The Courier News from Blytheville, Arkansas on September 30, 1952 · Page 8
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The Courier News from Blytheville, Arkansas · Page 8

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Tuesday, September 30, 1952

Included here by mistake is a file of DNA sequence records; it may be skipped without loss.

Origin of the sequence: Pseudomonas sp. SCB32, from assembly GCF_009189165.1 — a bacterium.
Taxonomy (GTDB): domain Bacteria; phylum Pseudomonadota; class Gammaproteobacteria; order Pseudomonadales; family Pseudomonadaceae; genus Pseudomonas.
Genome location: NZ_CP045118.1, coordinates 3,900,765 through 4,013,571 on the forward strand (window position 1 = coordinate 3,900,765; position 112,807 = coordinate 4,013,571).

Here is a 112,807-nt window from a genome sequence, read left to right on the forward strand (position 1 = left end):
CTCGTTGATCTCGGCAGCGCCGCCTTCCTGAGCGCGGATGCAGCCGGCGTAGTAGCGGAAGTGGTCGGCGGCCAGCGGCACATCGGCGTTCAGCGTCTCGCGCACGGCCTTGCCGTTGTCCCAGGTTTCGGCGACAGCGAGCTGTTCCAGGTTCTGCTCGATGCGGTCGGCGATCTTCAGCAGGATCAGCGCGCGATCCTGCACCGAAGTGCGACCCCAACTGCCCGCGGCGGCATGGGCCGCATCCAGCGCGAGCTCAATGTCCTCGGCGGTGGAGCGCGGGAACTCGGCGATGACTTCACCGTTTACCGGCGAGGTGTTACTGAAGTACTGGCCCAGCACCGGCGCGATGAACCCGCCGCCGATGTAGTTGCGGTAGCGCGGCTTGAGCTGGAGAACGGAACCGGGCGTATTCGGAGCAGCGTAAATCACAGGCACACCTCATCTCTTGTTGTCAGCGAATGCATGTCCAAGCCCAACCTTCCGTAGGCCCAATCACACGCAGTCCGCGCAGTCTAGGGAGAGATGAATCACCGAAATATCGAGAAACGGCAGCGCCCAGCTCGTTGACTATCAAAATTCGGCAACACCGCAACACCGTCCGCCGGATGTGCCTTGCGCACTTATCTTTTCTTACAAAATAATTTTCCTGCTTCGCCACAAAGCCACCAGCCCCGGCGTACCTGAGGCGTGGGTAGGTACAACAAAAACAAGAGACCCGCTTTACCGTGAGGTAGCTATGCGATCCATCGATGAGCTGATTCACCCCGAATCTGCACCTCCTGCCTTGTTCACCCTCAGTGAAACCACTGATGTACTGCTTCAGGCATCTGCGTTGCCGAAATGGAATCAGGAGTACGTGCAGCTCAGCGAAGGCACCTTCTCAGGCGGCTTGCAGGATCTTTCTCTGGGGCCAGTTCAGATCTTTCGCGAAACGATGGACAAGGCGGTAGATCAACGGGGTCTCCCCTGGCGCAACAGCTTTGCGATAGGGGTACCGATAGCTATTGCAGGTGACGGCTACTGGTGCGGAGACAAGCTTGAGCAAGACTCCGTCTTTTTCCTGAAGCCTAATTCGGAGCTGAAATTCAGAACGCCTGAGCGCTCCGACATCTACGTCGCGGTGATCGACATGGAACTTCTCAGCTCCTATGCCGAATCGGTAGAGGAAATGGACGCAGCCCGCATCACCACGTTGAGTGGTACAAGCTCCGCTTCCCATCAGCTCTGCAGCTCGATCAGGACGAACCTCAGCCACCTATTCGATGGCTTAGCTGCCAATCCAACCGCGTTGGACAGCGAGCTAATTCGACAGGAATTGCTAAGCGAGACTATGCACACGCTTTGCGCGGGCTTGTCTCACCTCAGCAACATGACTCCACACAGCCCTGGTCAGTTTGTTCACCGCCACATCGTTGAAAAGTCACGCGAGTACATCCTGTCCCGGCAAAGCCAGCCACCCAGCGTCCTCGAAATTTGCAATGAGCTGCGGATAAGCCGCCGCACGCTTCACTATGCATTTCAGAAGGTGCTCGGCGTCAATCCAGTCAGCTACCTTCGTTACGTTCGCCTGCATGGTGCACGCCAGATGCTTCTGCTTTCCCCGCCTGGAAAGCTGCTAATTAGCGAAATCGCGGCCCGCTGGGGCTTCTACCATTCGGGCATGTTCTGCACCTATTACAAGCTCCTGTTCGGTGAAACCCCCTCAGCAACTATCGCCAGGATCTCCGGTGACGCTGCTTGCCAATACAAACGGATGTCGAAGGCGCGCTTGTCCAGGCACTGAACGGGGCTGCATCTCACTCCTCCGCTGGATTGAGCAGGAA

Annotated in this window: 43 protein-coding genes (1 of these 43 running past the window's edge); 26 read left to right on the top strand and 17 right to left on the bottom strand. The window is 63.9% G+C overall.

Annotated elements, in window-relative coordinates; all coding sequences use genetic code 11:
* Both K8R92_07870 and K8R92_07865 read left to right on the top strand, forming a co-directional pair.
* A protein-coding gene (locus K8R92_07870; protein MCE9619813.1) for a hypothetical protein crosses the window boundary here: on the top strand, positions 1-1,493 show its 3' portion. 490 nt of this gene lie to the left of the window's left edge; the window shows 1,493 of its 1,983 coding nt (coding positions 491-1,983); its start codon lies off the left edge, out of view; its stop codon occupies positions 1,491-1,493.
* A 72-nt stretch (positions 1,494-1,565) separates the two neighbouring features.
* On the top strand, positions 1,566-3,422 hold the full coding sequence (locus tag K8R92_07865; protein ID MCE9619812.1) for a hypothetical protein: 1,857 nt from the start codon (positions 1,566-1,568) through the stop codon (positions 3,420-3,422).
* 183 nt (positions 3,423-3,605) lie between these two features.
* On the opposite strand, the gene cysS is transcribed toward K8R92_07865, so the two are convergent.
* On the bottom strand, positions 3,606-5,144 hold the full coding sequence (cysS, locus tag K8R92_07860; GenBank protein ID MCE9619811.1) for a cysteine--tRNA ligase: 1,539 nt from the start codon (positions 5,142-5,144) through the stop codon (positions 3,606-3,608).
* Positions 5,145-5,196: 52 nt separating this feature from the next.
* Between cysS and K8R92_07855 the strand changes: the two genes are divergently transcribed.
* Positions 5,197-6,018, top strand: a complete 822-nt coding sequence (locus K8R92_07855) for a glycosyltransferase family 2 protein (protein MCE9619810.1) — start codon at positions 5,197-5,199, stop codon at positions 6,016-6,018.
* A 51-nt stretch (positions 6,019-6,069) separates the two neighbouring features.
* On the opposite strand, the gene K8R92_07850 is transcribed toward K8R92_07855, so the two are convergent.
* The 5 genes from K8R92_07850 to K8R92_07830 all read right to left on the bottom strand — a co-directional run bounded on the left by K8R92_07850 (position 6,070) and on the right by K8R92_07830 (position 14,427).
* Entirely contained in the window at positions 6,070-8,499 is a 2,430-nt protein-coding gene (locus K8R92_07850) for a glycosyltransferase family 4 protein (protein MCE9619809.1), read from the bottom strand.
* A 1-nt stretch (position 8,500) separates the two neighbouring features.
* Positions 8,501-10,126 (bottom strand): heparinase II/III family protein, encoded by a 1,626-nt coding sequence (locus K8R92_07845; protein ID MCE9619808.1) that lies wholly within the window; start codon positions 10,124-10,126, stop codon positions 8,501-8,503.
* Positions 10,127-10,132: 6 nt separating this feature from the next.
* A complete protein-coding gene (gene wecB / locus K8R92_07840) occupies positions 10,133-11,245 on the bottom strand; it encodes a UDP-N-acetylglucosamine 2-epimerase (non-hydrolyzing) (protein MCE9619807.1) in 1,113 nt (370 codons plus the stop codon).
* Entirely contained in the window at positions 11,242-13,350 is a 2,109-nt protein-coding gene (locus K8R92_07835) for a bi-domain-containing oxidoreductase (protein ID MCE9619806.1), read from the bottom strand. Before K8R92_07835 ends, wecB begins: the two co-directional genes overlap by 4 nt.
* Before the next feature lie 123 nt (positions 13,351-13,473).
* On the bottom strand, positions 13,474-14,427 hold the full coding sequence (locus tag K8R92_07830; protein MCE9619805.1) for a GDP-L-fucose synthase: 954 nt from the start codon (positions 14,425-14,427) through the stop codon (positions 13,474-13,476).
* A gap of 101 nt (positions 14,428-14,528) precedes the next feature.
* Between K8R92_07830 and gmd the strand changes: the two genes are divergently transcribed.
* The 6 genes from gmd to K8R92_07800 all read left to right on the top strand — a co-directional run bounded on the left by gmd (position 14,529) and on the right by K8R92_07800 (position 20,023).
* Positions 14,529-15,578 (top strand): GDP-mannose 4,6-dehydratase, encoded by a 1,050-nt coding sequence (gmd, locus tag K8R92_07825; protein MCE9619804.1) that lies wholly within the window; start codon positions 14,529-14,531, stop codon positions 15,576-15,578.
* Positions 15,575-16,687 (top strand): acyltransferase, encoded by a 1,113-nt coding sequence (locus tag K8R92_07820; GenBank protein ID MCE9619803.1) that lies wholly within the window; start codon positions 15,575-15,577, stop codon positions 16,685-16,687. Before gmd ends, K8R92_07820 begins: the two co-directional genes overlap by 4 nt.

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FAG« EIGHT _ !PBB BLYTHEVILLE COURIER NEWS THE COURIER NEWS CO. H. W. HAINES, Publisher HARRY A. HAINES, Assistant Publisher A. A. FREDRICK6ON, Editor PAUL D. HUMAN, Advertising Manager BLYTHEVILLB (ARK.)' COURIER XVW8 TUESDAY, SEPT. X), 1981 So'.« National Advertising Representatives: W»llac« 'Vyltmer Co., New York, ChlcaKO, Detroit, AU«nU, Memphis. Entered la second class matter ^t the post- office it Blytheville, Arkansas, under net of Contre», October 9, 1811. Member ot The Associated Press SUBSCRIPTION RATES: By carrier in the city of Blytheville or any ' suburban town where carrier service is maintained, 25c per week, By mall, within a radius of SO miles. $5.00 per year" (2 50 for six months, 51,25 for three months: by mail outside 50 mile mm. $12.50 IHT yenr payable in advance. Meditations And put no difference hrlwcrn us anil them, purlfylnr their hearts liy fiillh. — Arts 15:0. * * * The childlike faith that asks not sight, waits not Jor wonder or for sign, believes, because It loves, aright, shall see things greater, things divine. — Keble. Barbs Those who have the things we want never seem to appreciate them as much a.s we think we would, * • + CrrUln people tell the truth — uncertain ones *re likely not to. . - , * * * 8*ve fat, we arc told — and with so many rlrl* trying to get rid of It. + * * It'i almost time to return to (lie original nl 1 hole — the bathtub. We never B« pumpkin pie or prunes that we dont think they need cheering up a bit. A Significant Event You Shouldn't Miss At 7:30 tonight In the First Baptist Church in Blytheville there will be conducted a service sifenificnnt in the fact that one like it hns not been held for 341 years. And it is R matter of speculation ns to when another service like it will he held. Probably not in our lifetime. , At this city-wide, interdenominational service, the Revised Standard Version ' of the Holy Bible will be introduced into popular use. Similar services in 3,000 communities throughout, the county will mark introduction of the new Bible. The first major revision of the Bible since the King James Version came into use in 1611, the Revised Standard Version is the result of 15 years work by 91 scholars representing 80 per cent of American Protestantism. This work was done to make the Bible easier to read and easier to understand. The Elizabethan English of the King James Version has been brought up to date, so that now-obsolete usage and meanings correspond with modern definitions and count a- tions. This has been done, however, without losing any of the beauty of the Elizabethan style. Tonight's community-wide Bible observance service is the high point of Christian Education Week, which b'c- gan yesterday and continues through Oct. 5. It is doubtlessly the hope of the scholars who produced this new version that, because the Bible will now be easier to read and understand, it will be- more widely and frequently read. We urge that you allond tonight's service and further recommend that you place — and use — one of the new- Bibles in your home. It is easy to underestimate the significance of an event 1 when it is upon us. No doubt there were many in 1611 who failed to see the importance of the introduction of the King James Version. It is generally the impact of years of succeeding events that places a specific event in proper historical focus. However, the very nature of current events is giving religion new emphasis, for it is becoming evident that religion is virtually the only dependable weapon we have against Communism from without and corruption from within — two diseases which .spread quickly in the absence of Christian Principles. A few more bonm at big at th* on* the Navy pulled and we might hav« come out of the war losers instead of winners. Douglas Larsen, NBA Washington correspondent, reports the background of the program following recent disclosure by the Navy that it is using guided missiles in the Korean war. According to Larson, the Navy junked its missiles program shortly before the end of World War II. And this hapl ncncd after what seems to have been a conclusive test, witnessed by top brass in the Pacific, of the weapon's effectiveness. Stranger still is the fact that Adm. Ernest J. King tossed out the missiles program on the recommendation of a report from some of his staff that was written two months before the test took place. In fact, Larsen says that Admiral King apparently never did see the reports on the test, which were favorable. That the program did not die completely during World War II was no credit to the Navy. Capt Robert F. Jones, one of the top men on the Navy program, took the idea lo the ^Marine air arm when he learned Hie Navy was going to drop it. The Marines used it effectively, though apparently not on a large scale. When the Koi'ean war broke out, Captain Jones, now planning officer for the Navy's guided missiles program, helped revive the program for the Navy. The real tragedy of the mysterious missiles case is that by its action in World War II the Navy denied to our armed forces valuable time and experience in development of the weapon. It seems fair, to assume that had the Navy pushed the program the missies would he at a more advanced stage than they now are. Actually, the case closely parallels that OL Gen. Billy Mitchell, who got him- seld in all kinds of Dutch for his spirited advocacy of the airplane as a military weapon some 30 years ago. Of the three men who probably did most on the Navy missiles program — Captain Jones, Capt. Delmer S. Fahrney, nnd retired Commodore Oscar Smith —• none but Jones got any kind of official recognition for his work. And nil Jones got was a minor commendation from the Seventh Fleet,' None got any awards or decorations for the job ha did. And in a war when people were getting Purple Hearts for cutting themselves on C ration cans during air raids, arid Bronze Stars for writing battle commendations, it was pretty hard not to get a medal of some kind for even the most commonplace accomplishment. But nary a medal went to the three men who probably did most in the development of Navy guided missiles and who had the courage to fight for what they were convinced was a good thing. It's too late to recover the valuable time lost by the Navy in development of the missiles, but it's not too late to give some kind of concrete recognition to the men who did such fine work on the program. The next move is up to the Navy. "fevxxnber How You Beat Me When We Were Kids?" Navy Should.Honor Men Who Revived Missiles News of ho\7 the Navy Mocked its own guided missiles program during JVorld War II makes amazing reading. Views of Others Erskine Johnson IN HOLLYWOOD HOLLYWOOD — (NBA) — The Laugh Parade: A movie writer who had been plagued for years by movie cycle* 1» the pet hero Will Gould, who just sold a prizefight yarn, 'Counterpunch," to Producer Harry Sherman. All his life, it seemed, the writer had been hearing producers scream about ' too many mystery films," "too many psychological films," and "too many" others. Finally this writer came up with a talking-dog story. "This lido," the writer told a producer, "makes a horse's neclc outa Lassie on accounta he can converse In 10 different languages, pitch left-handed and sing like Ezlo Pinza." "G r e a I," said the producer. "We'll make millions. This dog sounds sensational. What kind oi a hound is he?" "A boxer," said the writer. ' No good," guoth the producer derisively. 'We've had too many fight pictures." checks »o fast I at them. Just 'Look." said hl» financial gutrd- »n. "I'm supposed to help you ,ave money. But you're writing can't keep track what ir» you spending your money on?" "Well," said the young actor, 'I spend gome of it on girls, aom« of It on liquor and some I just waste." Meow, Pft-T, Meow Two Hollywood glamor girle were discussing the "cattlness" of third doll. "I didn't know she w»a such a cat," said one. "Dahllng. where h a v« you been?" said the other. ' Why, the best TV offer she's had to data has been from 'Zoo Parade.' " A movie star's tot turned down an invitation to spend the night at another child's house with: "I have to stay home and see an old movie on television. Mama's third husband Is in it." A young just-in-the-blue-chips ac tor was writing so many checks to "cash" that he was called on the carpet by his business manager. Peter Cdson's Washington Column— Progress Makes Wars Costly, No Matter What Politicians Say WASHINGTON — (NEA>— From-1 fses by both General Eisenhower and Governor Stevenson that they will reduce defense spending—and taxes—in a couple ot years are laughed at by many military men. The idea of spending a. considerable wad of the taxpayers' money for several years to build up defenses, then cut back for a long haul, makes a nice bill of goods to sell the voters. However, the best outlook the smartest mill* t a r y procurement authorities : cnn give Is that dr^nse spending could possibly be leveled off at present figures of around $50 billion a year for a long period of time — "possibly Pel" E d *° n up to 20 years— ut not cut. The reasons given for this are he rapid obsolescence of old wea ons and the equally rapid sclen fie advancement on new weapons he B-36 bomber, which was the oltesL Ihing in the air in 1050 lough It hasn't yet been used in orea ( is now outmoded. Bigge nrl faster planes will have to re ilace it. Cost —$11-15 billion. The keel of the first atomic sub marine has just been laid. If it i success, all submarines will hav i be driven by atomic engines The same for atomic aircraft nn atomic aircraft carriers Finally there Is the H-bomb de vclopmcnt, which is to be teste at Eniwetok before the year is ou it works—and there is ever reason to believe U will—there wi immediate demand for high stockpile of H-bombs. The cost?—billions that nren 'Just Won't Work Out' • It was news of near unique kjnd when 17 Omaha Negroes signed a petition protesting against n white family's coming into their predominantly Negro neighborhood. The protest was .soon dropped and lat«r it developed that the lot on which a house was to be built for a white family was being used by n Negro for a vegetable garden. Hut ft statement marie by one of the Negrow who signed the protest petition is worth quoting: "We don't have anything H gainst them. It j ti s t wen 1 rirf L work 01 it." It may work out, but this Omaha Negro gave a poort statement of the reason for opposition to a Federal compulsory, bureaucratic FEPC with the \isiml enforcement organization. Opponents of FEPC haven't anything against Nrpro citizens or any other citizens, but "it Just wouldn't work out." —Little Ror* ArXansa* Gazette. irrocting its recent news release] i the effect that the average fam- ,- in 1950 spent »400 more than it ok in. Republican speii'olncers—includ- g Sen. Robert A. Taft in his first, ampaign speech—have been beat- ig the Democratic administration vcr the head with this one, to low that the New Deal prosperity as a phony. Grover Ensley, staff director of ie Congressional Economic Report omrnittee,- got the Budget Bucan's sUUsUcal section busy on he eking the BLS report. It comes p noy with finding tfcal the aver- ge family saved $200 in I9a0—a. Ircct reverse on the BLS report. Appraises Voting Records League of Women Voters head [uartcrs in Washington has Just ssued a 20-cent pamphlet, "On the Record." which gives the best ap u-aisal yet on vollng- records •epresentatives and senators. Instead of trying to apprai.se whether they voted ' right" 'wrong" on 12 controversial Is iues, the League merely record; how they voted on such things a, orelgn aid, rearmamnnet, Poin Four, taxes, trade agreements an' restrictions, UN and NATO. The record covers six years c Senate key votes and the last two year session of the House. Wants to StEck Around When a reporter called at Fer aral Security Administrator Osca E wing's office to inquire what hi plans might be for life after Jan uary, 1053, an aide answered wit the question: "Don't you know what Adlai Stevenson's middle name is? 1 ' The reporter couldn't think what the "E" in Adlai E, Stevenson stood for. so the aide told him. It was "Ewing." Stevenson and Ewing aren't any More Alphabetical Gubbledygook "Anzus" is the newest Interna- onal alphabetical agency whose ame you'll have to add to your obbledygooK vocabulary. It stands Australia-New Zealand-United tates. The abbreviation is ap- lied to the Pacific mutual eecur- ty pact organised by the three oun'ries ai the Honolulu confer- nce. Dnms Have Tuneful Answer The Democrats' 1952 campaign hcme song, "Don't Let Them Take in the world. And Johnny wasn't kidding at the time, for he bid and played this hand in the finals of the national team championship few weeks ago. . ^ The idea of such a bid is that the opponents will have a hard Lime getting to their best contract if they have (o start at a high level. Ideally, Crawford should have had the Jack of hearts instead of one of the small hearts, to make a penalty double less likely an<i less dangerous, but he wasn'l dealt the jack of hearts so he gol along without H. As it happened, there was a big hand out against Crawford, just as he had supposed. But the big hanc was held by his partner, B. Ja> Becker, Instead of by an opponent So Becker had the headache. Jay thought and thought, am then he thought some more. For a little more than a minute he wa the center of attention in the quiet est room in all America. Then h came up with the big bid. Jay Becker is as scientific bidder as you'll ever meet, but h knows that science isn't the whole story. There was a chance that When Producer George Pal hired Master Mentallst Dunninger as technical adviser for the movts, Houdini," the financial arrange- lents were made in New York by Paramount executive, Russell iolman. Holman made an offer to Duninger's agents, who consulted tiv« rnentalist and then raised the fig- re by several thousand dollars. Iolman agreed to the sum and hen telephoned Dunnlnger and aid: "You dog —you read my mind. The salary you asked for was the exact figure we had agreed would be tops, We weren't going to pay •ou a cent more. But you hit It t Away," introduced at the Chicago Democratic Phil Regan, was a ight on the nose." Brew on Last Breath Director Budd Boetticher was congratulating Tony Quinn on a death scene in "Seminole." 'That last gasp was -great, Tony," said Budd. ''How did you ever get it so perfect on the first take?" Quinn, who for a year played the roughneck Kowalski in "A Streetcar Named Desire," g*inned and said: That'* how Kowalski went to sleep every night when he'd had too much beer." the "killing" opening lead would defeat the slam, he reasoned, and convention by natural for a parody by the Republicans, Here's one version being circulated around Washington: The mink coat crowd is on it's way, ' They're leavin' town! Hip, Hip, Hurray! (Clnn, rlap) Go on an' take 'em, away. Harry Vnughan has had his day, Takin' his deep freeze and gon- na stay. (Clap, clap) Go on an' take 'em. away. Their taxes were sky high, They spent us into debt, And promised, "You ain't seen nothin'—yet!" So when election day rolls round, Vote for the freedom you have found, (Clap, clap> Go on an 1 take 'em— (Clap, clnp) You've got. to break 'em— (Clnp, clap) Go on and chase 'em away. Fred Allen, describing a big Hollywood party: "It was a typical Hollywood affair. Everybody there was dancing with Ginger Rogers," even spendable today. War is one [kin, but the coincidence in having thing that technological improve- one name the same is being used ment does not make cheaper, no matter what the politicians tell you. BLS Reverses Gears Bureau of Labor Statistics will soon Issue a "technical statement" to indicate that the FSA administrator wouldn't mind sticking around Washington, if the Demo' crats win in the November election. For Bureau of Intcrn'l Revenue And that Department of Justice, Phew! (Clap, clap) Go on an' take 'em, away. Here is what you've got to do For the Brannan plan an' Oscar Ewing, too— (Clnp. clap) Go on an' take 'cm, away. No more of five per cent. No more ot herrings red. Srp KUSON on rage 14 informative bidding would make it easier for, an enemy to pick that lead. Hence Becker just bounced right into the slam and gave West no information at all. West opened 'a low club, and Crawford make the slam with seven trump tricks, four spades, and the ace of clubs. At the other table, the North- South players bid several suits and then stopped at four hearts. Their bidding made it easy for their West to open a diamond, and the defenders promplty took two top diamonds and a diamond ruff. Card Sense Q — With neither Ride vulnerable, the bidding has been: North East South West 1 Diamond 1 Heart ? You, South, hold: Spades 9-5, Hearts 8-4. Diamonds Q-7-3-2, Clubs K-J-8-4-2. What do you do? A — Bid two diamonds. Your hand Is not strong enough for two bids, so you cannot afford to show the clubs first and raise the diamonds later. You must Indicate your diamond support in the hope that this information will be enough to lead your partner to the best contract. TODAY'S QUESTION The bidding is the same as in the question just answered. You, South, hold: Spades A-5-4, Hearts 8-4. Diamonds K-J-3-2, Clubs K- Q-8-4. What do you do? Answer Trnorrow 75 Years Ago In Blytheville — The Junior-Senior PTA has launched a drive to raise $750 to buy instruments for Blytheville'i new band. Dick Tipton broke a small bone in his foot while out for football at the University of Arkansas. Scoutmaster James Terry and Assistant Scoutmaster John Allison took their troop on an overnight hike to the Clear Lake area. . The way the campaigning ii shaping up, it sounds like Truman and Stevenson against Eisenhower and Tall. People may forget who tha vice pr«i- dential candidates are before one can be elected. ~ ® NEA the Doctor Says — By EDWIN f. JORDAN. M. D. Written for NBA Service SO THEY SAY They (the Democrats) manufacture emerjen- clcs as the nips tinder which they sweep stupidity, blunders and corruption. — Republican presidential candidate Dwight Eisenhower. • • • Many young women think of the Armj 85 being dull and rectmented. They don't reallw that there are about five fellows to every girl. — WAC Capt. Barbara Jane Smith. • • « If the Chinese Communists attacked Formosa, I favor shooting the works to protect Formosa from them. — Rep. Carroll D. KC*IDI IK-, Ft.}. Few things play a more tmpor- ant part in the health of grow- ng children than what they cat. 'hey must have enouph calcium or their bones and teeth, enough ron for their blood, eaouch calories so that they will have some eft over for growth after vigorous exercise, and enough vitamins. It IK at school age thai youngsters fi.-st begin to get away (rom he dietary control of their homes, and yet as much attention should given to food at this time as at any other. Breakfast *nd supper are usually still taken at home, but luncheon Is often mother matter, and yet this is Just as Important as the other meals. Many schools have cafeterias where the youngsters choose their own food. Some children do poorly »t this, and should be carefully Instructed by the mother as to what they should have each day and how much to pay for it. A bottle of pop and a piece of pie > la mode is hardly a balanced meal. Of course, the lunch should be considered in relation lo what foods are given at other meals. If. for example, ;r.:ik is not taken at breakfast and supper, then it should certainly be obtained at noon. In addition to milk, lunch should include some protein food Often parents prefer to give the .-oungster his own lunch to take rom home. If milk can be ob- nlned at school in addition, well and good. If not. a thermos bottle of milk can be included. The same principles apply to Ihe home-prepared lunch as to those just mentioned. Sandwiches, buttered and filled with meat, eggs, tomato, lettuce nnd the like, changed from day to day, are usually satisfactory and attractive to most youngsters. An apple, orange, peach or some similar Imit will supply another Important need. If the child has a sweet tooth, a piece of chocolate can be included for dessert. Check With Youngster The youngsters should actually eat the lunch which is supplied. Some children, unless watched will trade off their fruit for a piece of pie or pop. and thus no get the balanced meal which the> are supposed to eat. A little tact ful questioning and checking-op every few days i? in orrter. The importance of a good die for growing children cannot bi stressed too much. Bui at the FAHV lime parent* should not houm their children about food ever; day. If the diet week by week is satis factory, and if the child is grow ing normally and getting neithc Screen Actor 9 JACOBY ON BRIDGE t Takes Real Pro r o Play This Hand By OSWALD JACOBY Written for NEA Service Today's hnnd is a success story. Sncc South got to a good slam :onlract and made it. The method if reaching the slam is likely to HORIZONTAL I Screen actor , KarlofT 6 Pester II Expunged 13 He has portrayed many —— roles " 14 Bird dog 15 M;ikes into law 16 Pedal digit 17 Boat paddle 3 Proportion 4 Devotee 5 Observe 6 Unit of weight 3 Parts of circles 0 Diunkards 10 Gaelic 12 Let fall 13 Demigods 18 High mountain29 Interpret 43 German naval 20 Eaters 32 Fellow of the leader 21 Dinner course Royal Society 45 Greek 22 Freeholder 3» \VEST * 1076 V 1086 * 96 4.K7542 NORTH A A Q 8 4 V AK • K 52 4 A J 9 3 EAST <DV *J32 « AQ1043 4Q1063 SOUTH East Pass Pass VQS75OS * J87 Both sides vul. South Ww* North 3» Pass «V Pass Pass Opening lead— such as meat. eggs, cheese or fish, j too fat nor too thin, the chance some bread and butler or potato. I are that he (or she) Is eating all tod >Qtn* green vegetable or fruit. 1 right. yive the average player a mild case of the nipper-dippers, but it's all cjuite reasonable to the expert. First, took at that opening bid of three hearts! Vulnerable, too. That bid was not made by the w,lld man of Borneo, but by Johnny Crawford, who would be on anybody's list of the five best bridge player* 20 Arranges in bntlle form 24 European finch 27 Parcr 30 Pollute 31 Quicker 33 Flowers 35 Whims 36 Rounded 38 Parts of churches 39 Serious discourses 41 Bitter vetch 44 Diving bird 15 Female rabbit 18 Play over 51 Venerate 54 Chargers 55 Beast 36 Years between 12 and 20 *7 Acts VERTICAL 1 Frankenstein Is one of his known roles 2 Mountain , (comb formj 25 Direction 26 Ceremony 28 Son of Seth (Bib.) (ab.) bird 40 Gumbo 41 Formerly 42 Network commune 46Moathw»rd 47 Lampreys 49 Male nicknamt 50 Paid notices 52 Conclusion 53 Contend 1 N >b H 30 H 1 41 H» SH Sfc 15 !t ^M 11 S !» ^m Hi B. ki W~ m w %. u '^ ^. € H « /// '?// € ; 5 S 41 W '?L HO bi € LL 15 it % 57 ^ * m i A T IM Hl> ^ W iMi 4fe 0 U •• m 30